Metallica praise their fans and say they are ‘truly blessed’ as they close Leeds Festival 2015

Band returned to Yorkshire festival for first time since 2008 to play Main Stage set

After a seven year absence from the festival, Metallica returned to close the final night of Leeds Festival 2015 – with a bumper two-hours plus set that saw the band thank the “Metallica family” for their loyalty.

The veteran metal band entered onstage at 8.50pm to Ennio Morricone’s western soundtrack ‘The Ecstasy of Gold’, while screens showed footage from western movie The Good, The Bad and the Ugly. Frontman James Hetfield opened with a joke: “Before we start, I have an announcement,” he growled. “Someone has left the light on their limo….Wait that’s me.” Kicking off with the crowd-pleasing triptych of ‘Fuel’, ‘To Whom The Bell Tolls’ and ‘Battery’, in front of a Greek Chorus of around 50 die-hard fans situated onstage.

Heralded by purple dry ice and an extended guitar solo by lead guitarist Kirk Hammett, the band performed with unblinking sincerity. ‘King Of Nothing’ elicited raised devil fists and the bludgeoning riffs of ‘Battery’ kept up the pace. Hetfield seemed in a loquacious mood, asking two audience members “Are you twins? Which one’s happier right now?”, before launching into ‘The Memory Remains’, from 1997 album ‘ReLoad’.

NMEAndy Hughes/NME

Unlike the frisson of controversy that accompanied their appearance at Glastonbury in 2014, the band were on safe territory in Leeds and made the most of the crowd’s considerable goodwill, playing mammouth-sized versions of tracks covering the breadth of their 34-year career:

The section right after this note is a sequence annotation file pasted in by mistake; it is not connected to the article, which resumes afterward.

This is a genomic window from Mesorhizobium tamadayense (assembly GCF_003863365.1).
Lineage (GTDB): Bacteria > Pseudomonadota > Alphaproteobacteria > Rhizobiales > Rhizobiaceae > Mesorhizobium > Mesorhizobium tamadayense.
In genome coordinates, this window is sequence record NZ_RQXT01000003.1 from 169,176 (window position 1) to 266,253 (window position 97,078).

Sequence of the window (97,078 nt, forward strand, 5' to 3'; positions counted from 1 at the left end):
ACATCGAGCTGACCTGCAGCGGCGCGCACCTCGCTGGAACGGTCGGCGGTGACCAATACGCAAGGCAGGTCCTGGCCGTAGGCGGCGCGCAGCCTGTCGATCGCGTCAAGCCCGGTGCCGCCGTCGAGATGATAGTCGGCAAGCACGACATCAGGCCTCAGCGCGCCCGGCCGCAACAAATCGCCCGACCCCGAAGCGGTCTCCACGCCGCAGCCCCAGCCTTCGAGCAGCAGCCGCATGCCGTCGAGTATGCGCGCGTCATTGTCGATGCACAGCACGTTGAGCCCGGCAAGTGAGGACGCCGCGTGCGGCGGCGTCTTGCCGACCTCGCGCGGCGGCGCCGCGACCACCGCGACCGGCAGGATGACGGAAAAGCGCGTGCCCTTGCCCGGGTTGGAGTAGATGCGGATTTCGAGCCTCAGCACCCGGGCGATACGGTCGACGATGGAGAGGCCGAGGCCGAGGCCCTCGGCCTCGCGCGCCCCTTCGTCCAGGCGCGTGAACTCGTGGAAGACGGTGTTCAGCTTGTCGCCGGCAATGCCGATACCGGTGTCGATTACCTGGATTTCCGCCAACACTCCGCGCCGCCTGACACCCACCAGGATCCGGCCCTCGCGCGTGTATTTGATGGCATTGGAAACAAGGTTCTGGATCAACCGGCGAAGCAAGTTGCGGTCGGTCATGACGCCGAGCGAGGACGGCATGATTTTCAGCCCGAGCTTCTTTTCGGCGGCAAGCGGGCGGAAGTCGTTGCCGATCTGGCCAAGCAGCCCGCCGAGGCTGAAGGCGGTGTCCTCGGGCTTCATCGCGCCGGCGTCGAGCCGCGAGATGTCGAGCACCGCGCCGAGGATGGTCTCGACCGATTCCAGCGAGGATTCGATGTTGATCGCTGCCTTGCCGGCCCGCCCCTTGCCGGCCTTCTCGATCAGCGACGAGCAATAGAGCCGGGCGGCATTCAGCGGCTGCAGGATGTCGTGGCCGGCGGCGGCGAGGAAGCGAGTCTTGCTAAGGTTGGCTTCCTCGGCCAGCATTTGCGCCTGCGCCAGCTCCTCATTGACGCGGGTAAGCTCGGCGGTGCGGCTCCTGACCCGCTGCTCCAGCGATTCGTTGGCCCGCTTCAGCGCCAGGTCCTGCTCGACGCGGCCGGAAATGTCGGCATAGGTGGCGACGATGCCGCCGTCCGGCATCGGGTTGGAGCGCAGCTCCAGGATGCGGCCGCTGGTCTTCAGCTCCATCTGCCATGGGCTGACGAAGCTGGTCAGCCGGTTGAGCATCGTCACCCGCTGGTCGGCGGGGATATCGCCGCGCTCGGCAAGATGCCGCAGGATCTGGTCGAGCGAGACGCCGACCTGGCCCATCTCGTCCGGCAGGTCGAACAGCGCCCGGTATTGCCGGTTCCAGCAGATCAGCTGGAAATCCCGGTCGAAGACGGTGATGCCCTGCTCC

“Has it been a good weekend?,” asked Hetfield. “What are some of your favourites? Metalllica? Me too. But they’re a bit heavy. Do you like it heavy? Do you want Metallica heavy?” Judging by the reaction that met the pummelling ‘Sad But True’, the question was rhetorical. Images of soldiers marching to their inevitable doom accompanied their sombre 1998 anti-war song ‘One’, before the main set hurtled to the end with ‘Master Of Puppets’, where Hammett forced his axe into the hands of a fan onstage, helping him to play, ‘Fade To Black’ and ‘Seek And Destroy’.

For the encore, Metallica dedicated a raucous ‘Whisly In A Jar” to “a fallen soldier” – late member Cliff Burton, whose life was cut short by a bus accident in 1986. “This is going to make you bounce,” pledged Hetfield. The set ended with ‘Enter Sandman’, amid a frenzy of lasers and fireworks, with black inflatable balls are hurled into the crowd.

Balloons bearing the group’s name were released into the air but had the incorrect date of the gig printed on them (August 29).

Afterwards, the band remained onstage with Hetfield giving a heartfelt speech about how “We are truly blessed. Thank you Metallica family”

Metallica played:

‘Fuel’
‘For Whom The Bell Tolls’
‘Battery’
‘King Nothing’
‘Ride The Lightning’
‘The Day That Never Comes’
‘The Memory Remain’
‘The Unforgiven’
‘Sad But True’
‘Turn The Page’
‘Frayed Ends Of Sanity’
‘One’
‘Master Of Puppets’
‘Fade To Black’
‘Seek And Destroy’
‘Whiskey In The Jar’
‘Nothing Else Matters’
‘Enter Sandman’

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